Monday, August 12, 2013

Judge in judge alone trial has jurisdiction to reverse a finding of guilt suo sponte

R. v. Griffith, 2013 ONCA 510 holds:

[12]       On the basis of this court's decision in R. v. Lessard (1977), 30 C.C.C. (2d) 70, it cannot be doubted that the trial judge was not functus until he imposed sentence. In Lessard, Martin J.A., speaking for the court, held that a judge sitting without a jury is not functus officio until he has imposed sentence or otherwise finally disposed of the case. Therefore, a judge who has made a finding of guilt, either as a result of a guilty plea or on disputed facts, is empowered to vacate the adjudication of guilt at any time before a sentence is imposed. In Lessard, the court held that the trial judge had the power to grant an application by the accused to reopen his case after a finding of guilt so that he could adduce further evidence. But, at p. 73, Martin J.A. stressed that the power to vacate the adjudication of guilt after a trial "should only be exercised in exceptional circumstances and where its exercise is clearly called for".


[16]       I would not give effect to this submission. While I accept that the power to reopen is to be exercised only in exceptional circumstances, there is nothing inLessard, or in the cases referred to in Lessard, that would limit the power to an application by one of the parties. Rather, at p. 73 of Lessard, Martin J.A. referred to S. (An Infant) v. Recorder of Manchester, [1970] 2 W.L.R. 21, and founded the power to reopen on the duty of the court to clear the innocent – a duty "equal or superior in importance to its duty to convict and punish the guilty".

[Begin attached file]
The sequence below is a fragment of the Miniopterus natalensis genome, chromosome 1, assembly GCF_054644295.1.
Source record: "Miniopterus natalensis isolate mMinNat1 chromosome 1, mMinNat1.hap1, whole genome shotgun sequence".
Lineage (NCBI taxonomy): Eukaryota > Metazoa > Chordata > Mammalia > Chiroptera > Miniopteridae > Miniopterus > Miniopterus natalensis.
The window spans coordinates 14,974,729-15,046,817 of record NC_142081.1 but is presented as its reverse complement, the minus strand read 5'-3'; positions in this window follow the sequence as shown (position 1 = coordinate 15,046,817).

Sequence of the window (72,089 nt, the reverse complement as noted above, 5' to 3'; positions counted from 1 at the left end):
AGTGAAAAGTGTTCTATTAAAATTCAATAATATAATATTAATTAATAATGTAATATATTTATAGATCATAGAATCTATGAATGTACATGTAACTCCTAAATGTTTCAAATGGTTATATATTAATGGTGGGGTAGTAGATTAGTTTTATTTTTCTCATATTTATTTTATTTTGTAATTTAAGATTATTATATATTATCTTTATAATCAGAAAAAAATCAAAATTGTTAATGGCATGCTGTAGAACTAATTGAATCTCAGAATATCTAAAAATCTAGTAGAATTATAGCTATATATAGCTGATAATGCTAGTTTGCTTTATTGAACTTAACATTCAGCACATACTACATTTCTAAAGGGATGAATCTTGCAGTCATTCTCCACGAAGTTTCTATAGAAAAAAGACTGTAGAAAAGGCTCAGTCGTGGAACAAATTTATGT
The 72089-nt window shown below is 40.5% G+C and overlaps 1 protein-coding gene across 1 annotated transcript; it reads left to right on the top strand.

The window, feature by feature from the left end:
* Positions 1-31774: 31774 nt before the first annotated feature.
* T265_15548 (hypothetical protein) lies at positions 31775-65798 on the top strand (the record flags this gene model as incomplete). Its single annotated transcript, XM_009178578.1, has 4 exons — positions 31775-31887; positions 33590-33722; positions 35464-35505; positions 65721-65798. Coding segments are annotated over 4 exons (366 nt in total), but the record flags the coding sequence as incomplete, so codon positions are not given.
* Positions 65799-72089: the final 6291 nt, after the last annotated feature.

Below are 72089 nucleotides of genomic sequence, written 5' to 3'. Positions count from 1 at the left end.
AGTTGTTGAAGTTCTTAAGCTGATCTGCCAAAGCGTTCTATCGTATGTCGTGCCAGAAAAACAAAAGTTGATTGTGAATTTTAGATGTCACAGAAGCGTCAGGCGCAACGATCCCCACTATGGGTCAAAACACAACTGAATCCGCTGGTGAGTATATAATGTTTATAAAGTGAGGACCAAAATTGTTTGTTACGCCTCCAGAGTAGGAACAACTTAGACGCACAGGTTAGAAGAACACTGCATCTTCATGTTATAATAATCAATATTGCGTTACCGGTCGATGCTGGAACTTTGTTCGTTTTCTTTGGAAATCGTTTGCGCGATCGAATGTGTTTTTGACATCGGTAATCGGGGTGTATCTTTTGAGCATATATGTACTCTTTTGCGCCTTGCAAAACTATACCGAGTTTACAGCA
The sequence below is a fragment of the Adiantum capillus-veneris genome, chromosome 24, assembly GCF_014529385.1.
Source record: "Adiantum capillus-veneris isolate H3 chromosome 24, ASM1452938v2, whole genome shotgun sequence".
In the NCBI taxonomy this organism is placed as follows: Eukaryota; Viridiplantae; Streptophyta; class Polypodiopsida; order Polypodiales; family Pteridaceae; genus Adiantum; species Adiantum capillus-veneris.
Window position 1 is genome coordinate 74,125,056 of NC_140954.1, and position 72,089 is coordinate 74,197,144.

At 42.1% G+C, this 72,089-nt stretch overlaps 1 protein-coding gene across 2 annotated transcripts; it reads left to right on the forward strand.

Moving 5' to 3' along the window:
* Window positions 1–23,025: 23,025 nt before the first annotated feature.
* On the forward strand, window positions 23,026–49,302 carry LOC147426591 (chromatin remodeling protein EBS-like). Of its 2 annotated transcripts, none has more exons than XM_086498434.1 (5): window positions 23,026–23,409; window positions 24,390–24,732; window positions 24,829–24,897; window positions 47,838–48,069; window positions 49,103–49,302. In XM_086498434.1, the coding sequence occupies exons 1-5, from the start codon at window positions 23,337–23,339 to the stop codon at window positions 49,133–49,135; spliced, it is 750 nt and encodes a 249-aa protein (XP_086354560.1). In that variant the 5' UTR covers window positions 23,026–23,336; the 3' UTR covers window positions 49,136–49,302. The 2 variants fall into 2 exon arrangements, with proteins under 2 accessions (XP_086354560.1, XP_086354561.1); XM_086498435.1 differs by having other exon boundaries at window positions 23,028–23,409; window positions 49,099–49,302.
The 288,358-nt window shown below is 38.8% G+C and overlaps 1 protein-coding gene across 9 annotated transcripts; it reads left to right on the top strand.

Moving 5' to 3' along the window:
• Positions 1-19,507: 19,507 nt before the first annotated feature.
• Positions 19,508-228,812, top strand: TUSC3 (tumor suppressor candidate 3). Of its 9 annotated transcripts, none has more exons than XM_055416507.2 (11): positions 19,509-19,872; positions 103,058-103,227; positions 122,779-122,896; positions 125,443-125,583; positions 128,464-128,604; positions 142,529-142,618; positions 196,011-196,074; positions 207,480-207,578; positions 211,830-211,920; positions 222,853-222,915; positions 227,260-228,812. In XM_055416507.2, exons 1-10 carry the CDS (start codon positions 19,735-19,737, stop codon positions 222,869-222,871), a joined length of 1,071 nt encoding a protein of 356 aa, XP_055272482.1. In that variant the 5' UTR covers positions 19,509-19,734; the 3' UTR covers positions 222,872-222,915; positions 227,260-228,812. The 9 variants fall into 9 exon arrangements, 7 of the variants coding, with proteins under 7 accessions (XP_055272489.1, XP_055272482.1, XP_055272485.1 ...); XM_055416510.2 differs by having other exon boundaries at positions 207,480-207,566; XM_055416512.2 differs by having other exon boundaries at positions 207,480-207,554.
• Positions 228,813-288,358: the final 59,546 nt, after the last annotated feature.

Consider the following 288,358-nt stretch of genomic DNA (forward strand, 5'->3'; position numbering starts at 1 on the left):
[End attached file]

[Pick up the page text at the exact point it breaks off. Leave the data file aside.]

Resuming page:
[17]       To take one clear example, if the law under which the accused was convicted was held to be unconstitutional between conviction and sentence, it would be open to the judge to reopen the case and vacate the conviction, even if there had been no application by the accused or the Crown. Although, as I will explain below, the proper remedy in this case was to declare a mistrial and not enter an acquittal, the absence of a statutory basis does not deprive a trial judge of the power to reopen the case: see Re Regina and Bertucci (1984), 11 C.C.C. (3d) 83 (Sask. C.A.), at p. 88.

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